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United States v. Goldberg

UNITED STATES DISTRICT COURT SOUTHERN DISTRICT OF NEW YORK


January 4, 2007

UNITED STATES OF AMERICA, PLAINTIFF,
v.
RONALD GOLDBERG, DEFENDANT.

The opinion of the court was delivered by: Harold Baer, Jr., District Judge

MEMORANDUM OPINION & ORDER

Defendant Ronald Goldberg ("Defendant") has filed a Motion to Reconsider, or alternatively, a petition for habeas corpus under 28 U.S.C. § 2255, to attempt to reduce his April 19, 2006 sentence of 27 months for violation of supervised release.

For the reasons set forth below, Defendant's Motion to Reconsider his sentence is DENIED. Additionally, this Court declines to accept Defendant's petition for habeas corpus under 28 U.S.C. § 2255, without prejudice to renew once Defendant's appeal of this case is complete.*fn1

I. BACKGROUND

On August 7, 1996, Defendant was sentenced in the Middle District of Pennsylvania to 30 months' imprisonment and 3 years supervised release, consecutive to the sentence Defendant was already serving for separate federal crimes. United States v. Goldberg, No. 4CR: 94-039, (M.D.Pa. Aug. 7, 1996). On August 30, 2002, Defendant was released from federal custody to serve his 3 years' supervised release under the supervision of the United States Probation Office of the District of New Jersey.

On August 3, 2004, Defendant pled guilty in this case before the Honorable Anne Thompson of the District of New Jersey to one count of violating his supervised release. Judge Thompson issued an Order transferring jurisdiction of this case to me. I accepted jurisdiction on August 11, 2005. On April 19, 2006, I sentenced Defendant to 27 months' imprisonment.

On June 7, 2006, Defendant pro se submitted a Motion for Reconsideration of his sentence pursuant to Fed. R. Crim. P. 35 and 36, or alternatively, a habeas corpus motion under 28 U.S.C. § 2255 to withdraw his guilty plea. In this motion, and in several letters to this Court over the next several months, Defendant raised arguments of 1) ineffective assistance of counsel and 2) a coerced guilty plea in the separate case of No. 03-cr-1043, before this Court. Essentially, Defendant alleges that on January 13, 2004, when he pled guilty before this Court to wire fraud in case No. 03-cr-1043, the Government had promised him that his eventual sentence for violation of supervised release in this case (No. 06-cr-135) would run concurrently with his sentence for wire fraud in No. 03-cr-1043. Defendant argues either that 1) his prior counsel's failure to inform him that no such deal existed constituted ineffective assistance of counsel, or alternatively, that 2) because the Government allegedly promised him a concurrent sentence, and subsequently broke that promise, his guilty plea was coerced and thus involuntary, and he should be permitted to withdraw it.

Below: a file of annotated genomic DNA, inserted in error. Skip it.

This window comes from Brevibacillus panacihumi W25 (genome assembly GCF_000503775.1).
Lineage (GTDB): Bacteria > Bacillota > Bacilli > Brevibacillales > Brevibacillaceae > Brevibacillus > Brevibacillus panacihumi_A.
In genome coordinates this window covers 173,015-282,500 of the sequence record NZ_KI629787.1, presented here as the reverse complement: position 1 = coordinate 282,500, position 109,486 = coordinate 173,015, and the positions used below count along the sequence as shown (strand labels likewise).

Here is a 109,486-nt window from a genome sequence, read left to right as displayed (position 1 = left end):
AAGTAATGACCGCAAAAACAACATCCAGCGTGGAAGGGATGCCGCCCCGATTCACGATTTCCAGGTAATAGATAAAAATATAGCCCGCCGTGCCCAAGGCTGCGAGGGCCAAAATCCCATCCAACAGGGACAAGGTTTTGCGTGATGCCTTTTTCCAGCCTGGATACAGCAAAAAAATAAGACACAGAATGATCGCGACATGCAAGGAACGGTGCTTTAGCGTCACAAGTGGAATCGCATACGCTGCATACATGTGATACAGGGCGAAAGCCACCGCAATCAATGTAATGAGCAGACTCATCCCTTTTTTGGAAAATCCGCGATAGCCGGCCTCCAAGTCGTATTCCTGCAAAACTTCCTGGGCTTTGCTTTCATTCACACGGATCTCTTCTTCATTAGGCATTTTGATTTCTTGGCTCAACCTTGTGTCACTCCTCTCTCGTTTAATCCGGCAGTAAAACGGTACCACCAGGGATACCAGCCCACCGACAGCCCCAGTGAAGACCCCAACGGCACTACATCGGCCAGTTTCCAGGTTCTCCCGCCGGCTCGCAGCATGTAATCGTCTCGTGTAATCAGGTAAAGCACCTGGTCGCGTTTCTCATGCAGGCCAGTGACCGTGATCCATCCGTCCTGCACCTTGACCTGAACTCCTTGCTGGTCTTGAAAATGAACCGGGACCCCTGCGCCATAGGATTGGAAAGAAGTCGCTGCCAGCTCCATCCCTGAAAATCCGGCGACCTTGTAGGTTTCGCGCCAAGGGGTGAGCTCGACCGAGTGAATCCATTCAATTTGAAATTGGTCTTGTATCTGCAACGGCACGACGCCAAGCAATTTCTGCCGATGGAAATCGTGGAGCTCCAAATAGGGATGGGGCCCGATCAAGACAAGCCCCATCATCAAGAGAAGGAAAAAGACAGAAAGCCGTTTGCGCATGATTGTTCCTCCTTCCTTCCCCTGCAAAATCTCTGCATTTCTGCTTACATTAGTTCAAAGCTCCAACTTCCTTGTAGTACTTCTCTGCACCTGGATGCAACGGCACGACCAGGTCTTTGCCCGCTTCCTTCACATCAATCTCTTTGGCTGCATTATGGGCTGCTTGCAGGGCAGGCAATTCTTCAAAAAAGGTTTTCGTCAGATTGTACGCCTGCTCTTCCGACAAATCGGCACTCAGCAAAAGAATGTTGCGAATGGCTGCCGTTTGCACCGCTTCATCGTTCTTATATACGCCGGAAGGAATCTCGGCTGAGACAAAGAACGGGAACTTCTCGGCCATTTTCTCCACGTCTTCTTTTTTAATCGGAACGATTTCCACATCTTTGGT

On May 2, 2006, Defendant filed a Notice of Appeal in this case to the Second Circuit Court of Appeals. This case remains on appeal before that Court (No. 06-2793).

II. DISCUSSION

A. Motion for Reconsideration

Defendant's appeal of this case does not appear to affect this Court's jurisdiction over his motion to reconsider his sentence, at least pursuant to Fed. R. Crim. P. 35(a). See Fed. R. App. P. 4(b)(5).*fn2

Nevertheless, Defendant is procedurally barred at this stage from moving for a reconsideration of his sentence. "[A] court may not resentence a defendant unless expressly mandated by [the appellate] court, or pursuant to the strict conditions established by Fed. R. Crim. P. 35 or 36." United States v. Spallone, 399 F.3d 415, 421 (2d Cir. 2005).

Defendant does not meet any of the strict conditions established by Fed. R. Crim. P. 35(a), or, for that matter, Fed. R. Crim. P. 35(b) or Fed. R. Crim. P. 36. Defendant has missed his deadline to ask to correct a "clear clerical error" within 7 days under Fed. R. Crim. P. 35(a). Defendant does not qualify for resentencing under Fed. R. Crim. P. 35(b). The Government here is not requesting resentencing based on substantial assistance. Defendant also cannot request to correct a clerical error under Fed. R. Crim. P. 36. See Spallone, 399 F.3d at 421; see also Vasquez v. United States, 1999 U.S. Dist. LEXIS 11402, at *15 n.5 (S.D.N.Y. 1999).

Defendant's motion for reconsideration of his sentence is denied.

B. § 2255 Petition

It is well-settled that absent exceptional circumstances, a prisoner is not allowed to bring a § 2255 petition while his direct appeal is pending, since disposition of the appeal may render the § 2255 petition unnecessary. See Nwoko v. United States, 1995 WL 170104 (E.D.N.Y. 1995) (dismissing § 2255 petition because appeal of underlying charges divested district court of jurisdiction); Phillips v. United States, 1993 U.S. Dist. LEXIS 6318 (N.D.N.Y. 1993) (same); Roccisano v. Menifee, 2001 U.S. Dist. LEXIS 24719, at *10-15 (S.D.N.Y. 2001) (collecting cases describing "exceptional circumstances"); see also Wright & Miller, Federal Practice and Procedure § 597. Defendant provides no exceptional circumstances here that would warrant an exception from this rule.

This Court declines to accept Defendant's § 2255 petition at this time, without prejudice to Defendant to renew once the Circuit Court disposes of his appeal and returns jurisdiction to this Court.

III. CONCLUSION AND ORDER

Defendant's Motion to Reconsider his sentence is DENIED. Additionally, this Court declines to accept Defendant's petition for habeas corpus under 28 U.S.C. § 2255, without prejudice to Defendant to renew once Defendant's appeal of this case is complete.


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